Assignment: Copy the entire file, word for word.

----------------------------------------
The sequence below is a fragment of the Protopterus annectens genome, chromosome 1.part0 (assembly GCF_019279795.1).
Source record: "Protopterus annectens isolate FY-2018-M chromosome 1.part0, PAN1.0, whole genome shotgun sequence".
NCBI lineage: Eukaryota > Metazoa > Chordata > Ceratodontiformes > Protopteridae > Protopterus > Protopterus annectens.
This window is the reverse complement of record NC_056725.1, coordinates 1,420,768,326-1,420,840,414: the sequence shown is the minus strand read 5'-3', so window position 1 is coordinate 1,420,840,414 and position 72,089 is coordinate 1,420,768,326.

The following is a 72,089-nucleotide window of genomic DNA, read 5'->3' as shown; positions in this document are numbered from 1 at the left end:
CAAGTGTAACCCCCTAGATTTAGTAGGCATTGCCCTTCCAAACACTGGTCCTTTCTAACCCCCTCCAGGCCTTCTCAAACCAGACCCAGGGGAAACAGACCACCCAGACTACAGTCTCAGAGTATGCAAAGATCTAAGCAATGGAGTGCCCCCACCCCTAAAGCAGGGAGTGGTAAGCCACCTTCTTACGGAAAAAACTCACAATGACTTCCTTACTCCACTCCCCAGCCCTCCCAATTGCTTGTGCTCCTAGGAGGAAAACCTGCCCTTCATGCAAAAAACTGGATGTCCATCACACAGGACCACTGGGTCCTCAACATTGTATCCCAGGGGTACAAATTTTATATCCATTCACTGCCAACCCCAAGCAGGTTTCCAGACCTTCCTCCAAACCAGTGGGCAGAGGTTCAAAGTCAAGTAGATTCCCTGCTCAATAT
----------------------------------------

The sequence below is a fragment of the Protopterus annectens genome, chromosome 1.part0 (assembly GCF_019279795.1).
Source record: "Protopterus annectens isolate FY-2018-M chromosome 1.part0, PAN1.0, whole genome shotgun sequence".
NCBI lineage: Eukaryota > Metazoa > Chordata > Ceratodontiformes > Protopteridae > Protopterus > Protopterus annectens.
This window is the reverse complement of record NC_056725.1, coordinates 1,420,768,326-1,420,840,414: the sequence shown is the minus strand read 5'-3', so window position 1 is coordinate 1,420,840,414 and position 72,089 is coordinate 1,420,768,326.

The following is a 72,089-nucleotide window of genomic DNA, read 5'->3' as shown; positions in this document are numbered from 1 at the left end:
CAAGTGTAACCCCCTAGATTTAGTAGGCATTGCCCTTCCAAACACTGGTCCTTTCTAACCCCCTCCAGGCCTTCTCAAACCAGACCCAGGGGAAACAGACCACCCAGACTACAGTCTCAGAGTATGCAAAGATCTAAGCAATGGAGTGCCCCCACCCCTAAAGCAGGGAGTGGTAAGCCACCTTCTTACGGAAAAAACTCACAATGACTTCCTTACTCCACTCCCCAGCCCTCCCAATTGCTTGTGCTCCTAGGAGGAAAACCTGCCCTTCATGCAAAAAACTGGATGTCCATCACACAGGACCACTGGGTCCTCAACATTGTATCCCAGGGGTACAAATTTTATATCCATTCACTGCCAACCCCAAGCAGGTTTCCAGACCTTCCTCCAAACCAGTGGGCAGAGGTTCAAAGTCAAGTAGATTCCCTGCTCAATAT